"We have gone in Ireland from nothing to having fairtrade products in all the main retailers. And out of all the countries in the world where fairtrade products are widely sold, Irish consumers have the highest unprompted awareness of the concept.

"But sales don't match that awareness. The big challenge now is to turn it into greater market share for fairtrade products.

"Take fairtrade bananas, for example. Bananas are an iconic product from developing countries. In the UK, fairtrade bananas make up about 35pc of the market, in Switzerland it is 55pc. In Ireland it's about 9pc.

"We have asked all the big Irish supermarket chains what percentage of their total banana sales are fairtrade - and not all of them have responded. We are asking for more support both from Irish suppliers and Irish retailers," Peter says.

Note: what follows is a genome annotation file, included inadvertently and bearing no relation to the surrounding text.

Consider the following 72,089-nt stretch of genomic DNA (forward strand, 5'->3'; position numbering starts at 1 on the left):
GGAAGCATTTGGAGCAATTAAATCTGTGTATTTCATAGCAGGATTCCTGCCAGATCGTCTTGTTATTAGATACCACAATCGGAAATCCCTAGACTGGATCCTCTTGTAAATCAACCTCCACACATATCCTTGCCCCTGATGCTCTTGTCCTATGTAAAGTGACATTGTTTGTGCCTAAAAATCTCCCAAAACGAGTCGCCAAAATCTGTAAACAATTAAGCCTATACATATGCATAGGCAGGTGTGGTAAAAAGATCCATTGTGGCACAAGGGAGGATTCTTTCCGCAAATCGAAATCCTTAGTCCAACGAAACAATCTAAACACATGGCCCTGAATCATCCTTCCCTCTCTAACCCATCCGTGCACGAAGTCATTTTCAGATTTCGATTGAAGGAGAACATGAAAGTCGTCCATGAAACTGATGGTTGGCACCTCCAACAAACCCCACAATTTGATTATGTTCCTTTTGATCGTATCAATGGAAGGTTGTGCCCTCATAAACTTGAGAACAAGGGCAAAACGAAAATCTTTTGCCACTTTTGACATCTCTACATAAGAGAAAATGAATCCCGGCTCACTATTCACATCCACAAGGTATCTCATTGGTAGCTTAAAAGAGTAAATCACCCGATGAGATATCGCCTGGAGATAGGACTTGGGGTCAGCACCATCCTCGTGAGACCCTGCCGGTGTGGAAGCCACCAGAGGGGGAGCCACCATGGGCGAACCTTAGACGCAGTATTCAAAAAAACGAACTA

"But on the other hand we have many fantastic supporters. On the coffee side, a lot of fairtrade coffee in Ireland comes from coffee chains rather than supermarkets - Insomnia, Centra and Topaz all sell 100pc fairtrade coffee, and many others are involved too.

"After the economic collapse, some firms didn't want to know. We lost a couple of licensees. Peoples' priority was value. We are enjoying a lift thanks to the recovery.

"I'm looking at the next 20 years now. We want Coca-Cola levels of awareness and sales to match. The rise of ethical shopping is helping too; the internet means people are more informed about who they are buying from. I think consumers are also growing tired of cheap, throw-away goods. They want sustainability."

Fairtrade Fortnight runs from February 29-March 13. Check out to see how to get involved